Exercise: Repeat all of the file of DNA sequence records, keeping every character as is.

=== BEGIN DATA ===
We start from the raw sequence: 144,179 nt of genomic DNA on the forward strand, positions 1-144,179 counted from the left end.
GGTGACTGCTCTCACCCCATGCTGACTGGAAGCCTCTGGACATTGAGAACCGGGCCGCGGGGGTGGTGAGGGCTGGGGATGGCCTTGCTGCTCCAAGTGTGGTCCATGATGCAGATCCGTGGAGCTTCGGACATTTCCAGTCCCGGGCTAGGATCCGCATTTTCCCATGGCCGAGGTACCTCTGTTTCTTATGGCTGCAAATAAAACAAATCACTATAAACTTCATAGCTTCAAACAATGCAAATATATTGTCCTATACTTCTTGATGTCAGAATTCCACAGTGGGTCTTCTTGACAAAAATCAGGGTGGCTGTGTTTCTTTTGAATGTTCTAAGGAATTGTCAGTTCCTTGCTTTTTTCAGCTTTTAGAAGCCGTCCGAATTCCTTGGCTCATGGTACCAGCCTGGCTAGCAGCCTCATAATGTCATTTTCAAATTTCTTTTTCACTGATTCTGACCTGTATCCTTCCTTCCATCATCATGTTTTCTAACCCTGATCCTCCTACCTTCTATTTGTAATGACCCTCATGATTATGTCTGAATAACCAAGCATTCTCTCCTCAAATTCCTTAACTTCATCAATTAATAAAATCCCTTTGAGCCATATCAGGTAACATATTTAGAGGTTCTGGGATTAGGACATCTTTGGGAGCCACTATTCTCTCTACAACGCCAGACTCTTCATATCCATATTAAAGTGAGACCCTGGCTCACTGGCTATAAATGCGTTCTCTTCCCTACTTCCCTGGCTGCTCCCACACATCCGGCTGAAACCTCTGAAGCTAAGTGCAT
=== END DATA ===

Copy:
We start from the raw sequence: 144,179 nt of genomic DNA on the forward strand, positions 1-144,179 counted from the left end.
GGTGACTGCTCTCACCCCATGCTGACTGGAAGCCTCTGGACATTGAGAACCGGGCCGCGGGGGTGGTGAGGGCTGGGGATGGCCTTGCTGCTCCAAGTGTGGTCCATGATGCAGATCCGTGGAGCTTCGGACATTTCCAGTCCCGGGCTAGGATCCGCATTTTCCCATGGCCGAGGTACCTCTGTTTCTTATGGCTGCAAATAAAACAAATCACTATAAACTTCATAGCTTCAAACAATGCAAATATATTGTCCTATACTTCTTGATGTCAGAATTCCACAGTGGGTCTTCTTGACAAAAATCAGGGTGGCTGTGTTTCTTTTGAATGTTCTAAGGAATTGTCAGTTCCTTGCTTTTTTCAGCTTTTAGAAGCCGTCCGAATTCCTTGGCTCATGGTACCAGCCTGGCTAGCAGCCTCATAATGTCATTTTCAAATTTCTTTTTCACTGATTCTGACCTGTATCCTTCCTTCCATCATCATGTTTTCTAACCCTGATCCTCCTACCTTCTATTTGTAATGACCCTCATGATTATGTCTGAATAACCAAGCATTCTCTCCTCAAATTCCTTAACTTCATCAATTAATAAAATCCCTTTGAGCCATATCAGGTAACATATTTAGAGGTTCTGGGATTAGGACATCTTTGGGAGCCACTATTCTCTCTACAACGCCAGACTCTTCATATCCATATTAAAGTGAGACCCTGGCTCACTGGCTATAAATGCGTTCTCTTCCCTACTTCCCTGGCTGCTCCCACACATCCGGCTGAAACCTCTGAAGCTAAGTGCAT